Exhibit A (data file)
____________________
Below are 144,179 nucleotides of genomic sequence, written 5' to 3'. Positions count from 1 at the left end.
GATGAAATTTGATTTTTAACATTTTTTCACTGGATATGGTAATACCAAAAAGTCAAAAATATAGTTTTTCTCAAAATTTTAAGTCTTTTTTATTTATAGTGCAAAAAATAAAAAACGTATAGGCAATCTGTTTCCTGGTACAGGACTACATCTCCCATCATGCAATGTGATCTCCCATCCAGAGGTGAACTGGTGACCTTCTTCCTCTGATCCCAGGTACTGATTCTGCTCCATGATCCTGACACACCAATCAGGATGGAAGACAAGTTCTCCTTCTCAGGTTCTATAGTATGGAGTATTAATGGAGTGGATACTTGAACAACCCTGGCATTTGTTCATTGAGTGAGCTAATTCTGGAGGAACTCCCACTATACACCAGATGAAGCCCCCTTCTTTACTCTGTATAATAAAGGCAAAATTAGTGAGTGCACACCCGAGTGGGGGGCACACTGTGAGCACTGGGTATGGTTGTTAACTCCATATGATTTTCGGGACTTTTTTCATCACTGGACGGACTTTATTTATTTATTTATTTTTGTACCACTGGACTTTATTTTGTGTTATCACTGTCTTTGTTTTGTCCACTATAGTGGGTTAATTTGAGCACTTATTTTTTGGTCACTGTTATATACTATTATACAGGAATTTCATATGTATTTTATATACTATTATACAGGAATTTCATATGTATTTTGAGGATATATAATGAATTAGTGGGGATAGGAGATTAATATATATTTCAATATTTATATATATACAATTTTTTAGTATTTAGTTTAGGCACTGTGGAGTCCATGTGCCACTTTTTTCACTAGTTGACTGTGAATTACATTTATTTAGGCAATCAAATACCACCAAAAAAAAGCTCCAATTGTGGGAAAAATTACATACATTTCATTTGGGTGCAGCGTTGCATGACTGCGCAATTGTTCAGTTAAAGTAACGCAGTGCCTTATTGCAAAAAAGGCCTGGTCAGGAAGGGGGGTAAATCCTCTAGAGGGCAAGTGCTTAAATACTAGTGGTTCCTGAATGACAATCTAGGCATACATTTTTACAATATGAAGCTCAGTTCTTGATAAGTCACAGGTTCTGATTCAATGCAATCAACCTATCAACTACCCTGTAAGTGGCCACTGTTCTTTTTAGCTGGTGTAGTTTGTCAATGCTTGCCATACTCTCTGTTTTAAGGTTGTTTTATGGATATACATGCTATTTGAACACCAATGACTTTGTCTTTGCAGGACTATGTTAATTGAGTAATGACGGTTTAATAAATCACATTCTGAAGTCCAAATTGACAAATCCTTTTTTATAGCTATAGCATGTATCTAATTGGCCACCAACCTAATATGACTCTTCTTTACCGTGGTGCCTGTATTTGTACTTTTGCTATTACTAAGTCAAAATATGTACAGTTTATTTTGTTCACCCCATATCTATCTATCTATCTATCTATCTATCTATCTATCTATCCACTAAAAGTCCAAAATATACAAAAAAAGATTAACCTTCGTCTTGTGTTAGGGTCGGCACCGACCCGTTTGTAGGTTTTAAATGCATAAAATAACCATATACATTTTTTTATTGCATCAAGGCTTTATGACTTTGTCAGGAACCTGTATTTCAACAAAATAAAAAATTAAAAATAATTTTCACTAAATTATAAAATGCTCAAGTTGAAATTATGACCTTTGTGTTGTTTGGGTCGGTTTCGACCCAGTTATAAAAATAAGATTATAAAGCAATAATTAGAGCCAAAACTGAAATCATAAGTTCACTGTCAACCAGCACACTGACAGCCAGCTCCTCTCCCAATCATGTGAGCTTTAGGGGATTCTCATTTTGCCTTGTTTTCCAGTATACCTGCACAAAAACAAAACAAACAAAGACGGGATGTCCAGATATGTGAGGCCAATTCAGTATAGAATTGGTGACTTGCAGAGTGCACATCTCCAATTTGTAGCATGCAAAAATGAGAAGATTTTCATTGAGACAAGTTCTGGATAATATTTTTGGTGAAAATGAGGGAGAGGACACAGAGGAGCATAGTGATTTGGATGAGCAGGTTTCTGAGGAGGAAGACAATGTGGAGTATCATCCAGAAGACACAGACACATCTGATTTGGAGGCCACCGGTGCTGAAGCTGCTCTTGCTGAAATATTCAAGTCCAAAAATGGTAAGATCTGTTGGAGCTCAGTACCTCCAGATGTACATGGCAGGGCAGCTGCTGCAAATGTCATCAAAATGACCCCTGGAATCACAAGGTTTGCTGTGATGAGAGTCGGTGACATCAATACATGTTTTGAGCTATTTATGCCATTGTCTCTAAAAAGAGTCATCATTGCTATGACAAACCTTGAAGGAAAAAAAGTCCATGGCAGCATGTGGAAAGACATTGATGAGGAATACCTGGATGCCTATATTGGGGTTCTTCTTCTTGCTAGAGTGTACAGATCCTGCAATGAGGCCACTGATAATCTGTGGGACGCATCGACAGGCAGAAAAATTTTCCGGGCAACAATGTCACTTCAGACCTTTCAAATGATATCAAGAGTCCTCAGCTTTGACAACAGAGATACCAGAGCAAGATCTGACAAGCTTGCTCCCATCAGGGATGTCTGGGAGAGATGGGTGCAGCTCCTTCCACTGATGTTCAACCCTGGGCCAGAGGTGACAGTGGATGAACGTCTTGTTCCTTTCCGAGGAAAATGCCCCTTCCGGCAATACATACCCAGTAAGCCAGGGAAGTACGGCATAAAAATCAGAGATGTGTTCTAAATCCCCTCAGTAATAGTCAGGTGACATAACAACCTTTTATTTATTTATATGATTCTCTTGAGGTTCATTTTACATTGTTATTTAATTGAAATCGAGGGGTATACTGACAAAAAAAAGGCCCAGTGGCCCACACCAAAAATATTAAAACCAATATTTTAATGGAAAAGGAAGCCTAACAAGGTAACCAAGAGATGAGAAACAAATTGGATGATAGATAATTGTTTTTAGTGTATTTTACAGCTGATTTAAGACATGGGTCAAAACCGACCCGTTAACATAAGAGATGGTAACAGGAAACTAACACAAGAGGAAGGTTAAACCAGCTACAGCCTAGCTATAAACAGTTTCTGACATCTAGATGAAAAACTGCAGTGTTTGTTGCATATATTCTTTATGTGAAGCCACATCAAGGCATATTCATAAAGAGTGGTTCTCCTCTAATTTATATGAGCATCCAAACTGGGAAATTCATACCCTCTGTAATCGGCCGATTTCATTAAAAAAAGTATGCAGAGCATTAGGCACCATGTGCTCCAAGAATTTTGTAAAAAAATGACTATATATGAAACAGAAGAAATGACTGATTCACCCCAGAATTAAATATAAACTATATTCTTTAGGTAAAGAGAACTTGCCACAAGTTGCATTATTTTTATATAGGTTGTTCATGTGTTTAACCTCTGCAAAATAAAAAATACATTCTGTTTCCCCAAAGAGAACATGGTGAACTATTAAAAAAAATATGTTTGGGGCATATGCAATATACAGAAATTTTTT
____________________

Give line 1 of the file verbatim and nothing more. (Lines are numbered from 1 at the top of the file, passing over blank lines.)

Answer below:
Below are 144,179 nucleotides of genomic sequence, written 5' to 3'. Positions count from 1 at the left end.